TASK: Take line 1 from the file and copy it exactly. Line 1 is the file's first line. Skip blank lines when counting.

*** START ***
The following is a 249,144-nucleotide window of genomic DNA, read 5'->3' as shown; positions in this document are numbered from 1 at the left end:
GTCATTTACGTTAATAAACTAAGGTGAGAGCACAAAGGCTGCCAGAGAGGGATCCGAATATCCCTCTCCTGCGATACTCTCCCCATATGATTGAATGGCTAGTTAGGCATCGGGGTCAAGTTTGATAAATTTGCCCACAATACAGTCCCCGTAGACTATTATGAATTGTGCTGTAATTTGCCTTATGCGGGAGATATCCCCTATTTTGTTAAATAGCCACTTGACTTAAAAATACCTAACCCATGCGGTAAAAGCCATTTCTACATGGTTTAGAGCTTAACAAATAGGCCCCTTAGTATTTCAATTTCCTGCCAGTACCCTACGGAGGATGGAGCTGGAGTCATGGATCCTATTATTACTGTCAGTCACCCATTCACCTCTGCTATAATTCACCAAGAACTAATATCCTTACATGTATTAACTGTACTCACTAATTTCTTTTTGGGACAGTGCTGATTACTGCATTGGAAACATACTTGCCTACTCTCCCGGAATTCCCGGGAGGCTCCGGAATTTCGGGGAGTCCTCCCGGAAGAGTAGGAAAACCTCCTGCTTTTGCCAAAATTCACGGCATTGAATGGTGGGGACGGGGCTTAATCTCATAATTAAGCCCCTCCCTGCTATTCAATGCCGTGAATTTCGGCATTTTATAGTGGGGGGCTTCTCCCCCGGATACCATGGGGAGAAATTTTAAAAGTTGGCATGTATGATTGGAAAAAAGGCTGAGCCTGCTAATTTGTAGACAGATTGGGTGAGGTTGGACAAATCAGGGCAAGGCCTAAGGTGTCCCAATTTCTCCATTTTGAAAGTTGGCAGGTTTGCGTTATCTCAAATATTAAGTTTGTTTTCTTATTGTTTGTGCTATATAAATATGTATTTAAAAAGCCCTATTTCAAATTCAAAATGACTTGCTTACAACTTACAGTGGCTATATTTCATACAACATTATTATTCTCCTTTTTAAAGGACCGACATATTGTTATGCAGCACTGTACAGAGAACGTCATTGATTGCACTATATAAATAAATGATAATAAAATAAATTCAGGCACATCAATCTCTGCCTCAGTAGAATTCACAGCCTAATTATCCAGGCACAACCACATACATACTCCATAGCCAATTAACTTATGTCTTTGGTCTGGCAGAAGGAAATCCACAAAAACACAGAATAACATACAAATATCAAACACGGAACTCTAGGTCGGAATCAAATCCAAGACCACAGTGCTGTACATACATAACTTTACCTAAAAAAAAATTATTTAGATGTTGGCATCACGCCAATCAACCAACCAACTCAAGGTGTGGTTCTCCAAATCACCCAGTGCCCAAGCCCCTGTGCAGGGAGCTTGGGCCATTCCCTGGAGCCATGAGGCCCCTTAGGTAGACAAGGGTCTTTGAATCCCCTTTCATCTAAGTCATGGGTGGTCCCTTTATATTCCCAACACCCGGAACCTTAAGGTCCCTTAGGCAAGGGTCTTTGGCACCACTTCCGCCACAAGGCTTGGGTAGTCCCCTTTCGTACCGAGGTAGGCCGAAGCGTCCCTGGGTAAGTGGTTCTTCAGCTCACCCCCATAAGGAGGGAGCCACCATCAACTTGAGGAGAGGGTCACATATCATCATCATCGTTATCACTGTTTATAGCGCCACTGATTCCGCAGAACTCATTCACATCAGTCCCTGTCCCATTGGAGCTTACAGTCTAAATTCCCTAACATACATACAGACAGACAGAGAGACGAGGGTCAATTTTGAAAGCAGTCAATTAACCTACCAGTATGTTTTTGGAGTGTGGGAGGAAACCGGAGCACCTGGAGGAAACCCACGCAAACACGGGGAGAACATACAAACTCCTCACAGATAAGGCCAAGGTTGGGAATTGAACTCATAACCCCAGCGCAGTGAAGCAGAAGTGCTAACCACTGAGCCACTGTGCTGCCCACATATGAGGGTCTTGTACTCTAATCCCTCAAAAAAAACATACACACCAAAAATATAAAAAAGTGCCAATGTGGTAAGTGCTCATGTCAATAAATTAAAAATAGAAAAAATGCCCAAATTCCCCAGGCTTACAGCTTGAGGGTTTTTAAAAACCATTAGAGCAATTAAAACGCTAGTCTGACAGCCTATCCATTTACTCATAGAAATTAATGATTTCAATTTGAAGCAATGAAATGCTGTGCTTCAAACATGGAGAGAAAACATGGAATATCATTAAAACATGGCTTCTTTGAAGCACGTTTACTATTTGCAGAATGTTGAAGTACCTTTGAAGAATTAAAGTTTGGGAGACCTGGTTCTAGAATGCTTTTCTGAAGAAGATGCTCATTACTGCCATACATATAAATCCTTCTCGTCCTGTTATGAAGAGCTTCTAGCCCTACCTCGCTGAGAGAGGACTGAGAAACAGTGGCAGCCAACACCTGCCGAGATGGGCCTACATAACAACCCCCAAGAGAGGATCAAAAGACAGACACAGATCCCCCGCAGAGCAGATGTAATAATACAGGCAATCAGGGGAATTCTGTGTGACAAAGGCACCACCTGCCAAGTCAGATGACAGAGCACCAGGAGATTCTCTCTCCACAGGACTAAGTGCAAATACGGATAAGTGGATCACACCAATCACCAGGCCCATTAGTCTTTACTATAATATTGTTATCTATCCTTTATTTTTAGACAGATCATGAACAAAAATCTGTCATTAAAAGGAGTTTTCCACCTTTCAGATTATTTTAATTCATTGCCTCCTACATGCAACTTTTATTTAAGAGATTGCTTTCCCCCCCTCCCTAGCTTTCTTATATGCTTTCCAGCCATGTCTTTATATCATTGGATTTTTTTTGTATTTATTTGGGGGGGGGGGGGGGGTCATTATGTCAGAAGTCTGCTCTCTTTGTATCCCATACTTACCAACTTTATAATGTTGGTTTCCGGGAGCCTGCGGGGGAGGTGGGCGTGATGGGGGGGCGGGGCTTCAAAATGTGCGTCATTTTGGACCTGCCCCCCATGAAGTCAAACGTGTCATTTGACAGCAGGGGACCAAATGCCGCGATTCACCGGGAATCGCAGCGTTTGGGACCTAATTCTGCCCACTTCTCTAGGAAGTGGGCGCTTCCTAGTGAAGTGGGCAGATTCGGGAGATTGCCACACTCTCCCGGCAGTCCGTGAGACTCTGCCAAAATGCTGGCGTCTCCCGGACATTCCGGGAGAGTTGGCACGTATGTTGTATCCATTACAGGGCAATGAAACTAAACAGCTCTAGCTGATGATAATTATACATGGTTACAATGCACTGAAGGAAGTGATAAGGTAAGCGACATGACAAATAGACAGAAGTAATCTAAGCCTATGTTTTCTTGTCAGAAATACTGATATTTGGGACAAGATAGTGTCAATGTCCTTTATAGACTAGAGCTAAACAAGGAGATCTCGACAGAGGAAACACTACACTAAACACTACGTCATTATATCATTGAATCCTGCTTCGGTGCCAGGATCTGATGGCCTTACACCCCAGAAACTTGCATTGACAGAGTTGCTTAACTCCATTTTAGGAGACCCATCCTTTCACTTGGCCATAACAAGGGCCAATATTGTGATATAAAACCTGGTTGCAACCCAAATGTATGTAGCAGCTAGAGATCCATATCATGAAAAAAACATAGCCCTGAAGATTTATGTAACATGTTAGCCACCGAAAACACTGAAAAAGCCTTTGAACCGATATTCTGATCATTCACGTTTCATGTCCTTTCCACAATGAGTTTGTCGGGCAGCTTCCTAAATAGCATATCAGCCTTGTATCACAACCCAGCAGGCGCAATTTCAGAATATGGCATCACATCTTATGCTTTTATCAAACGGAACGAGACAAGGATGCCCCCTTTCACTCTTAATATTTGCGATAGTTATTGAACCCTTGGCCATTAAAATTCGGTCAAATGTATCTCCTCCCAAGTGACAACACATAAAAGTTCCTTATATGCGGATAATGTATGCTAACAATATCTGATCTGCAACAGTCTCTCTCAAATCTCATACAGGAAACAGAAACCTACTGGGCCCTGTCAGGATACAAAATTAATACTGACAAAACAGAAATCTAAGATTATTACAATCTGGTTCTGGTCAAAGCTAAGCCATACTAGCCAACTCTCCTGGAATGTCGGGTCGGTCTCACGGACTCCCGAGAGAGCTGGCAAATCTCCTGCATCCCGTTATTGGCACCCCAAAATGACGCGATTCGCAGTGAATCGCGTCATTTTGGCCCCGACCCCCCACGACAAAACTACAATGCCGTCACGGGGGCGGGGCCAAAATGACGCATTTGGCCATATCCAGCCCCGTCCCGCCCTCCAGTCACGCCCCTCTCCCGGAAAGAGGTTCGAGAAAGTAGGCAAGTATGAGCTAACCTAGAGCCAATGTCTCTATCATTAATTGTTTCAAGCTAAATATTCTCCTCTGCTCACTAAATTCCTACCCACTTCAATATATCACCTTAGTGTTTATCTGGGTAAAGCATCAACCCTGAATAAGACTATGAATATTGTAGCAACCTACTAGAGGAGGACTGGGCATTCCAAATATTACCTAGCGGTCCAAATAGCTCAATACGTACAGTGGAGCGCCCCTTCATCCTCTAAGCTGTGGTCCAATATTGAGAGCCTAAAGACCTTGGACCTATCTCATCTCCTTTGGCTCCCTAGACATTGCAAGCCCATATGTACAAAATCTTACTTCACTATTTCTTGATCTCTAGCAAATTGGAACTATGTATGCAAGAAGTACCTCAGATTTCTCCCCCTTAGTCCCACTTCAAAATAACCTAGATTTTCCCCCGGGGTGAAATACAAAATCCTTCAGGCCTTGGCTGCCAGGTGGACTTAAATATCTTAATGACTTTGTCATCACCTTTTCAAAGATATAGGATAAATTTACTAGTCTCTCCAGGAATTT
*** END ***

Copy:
The following is a 249,144-nucleotide window of genomic DNA, read 5'->3' as shown; positions in this document are numbered from 1 at the left end: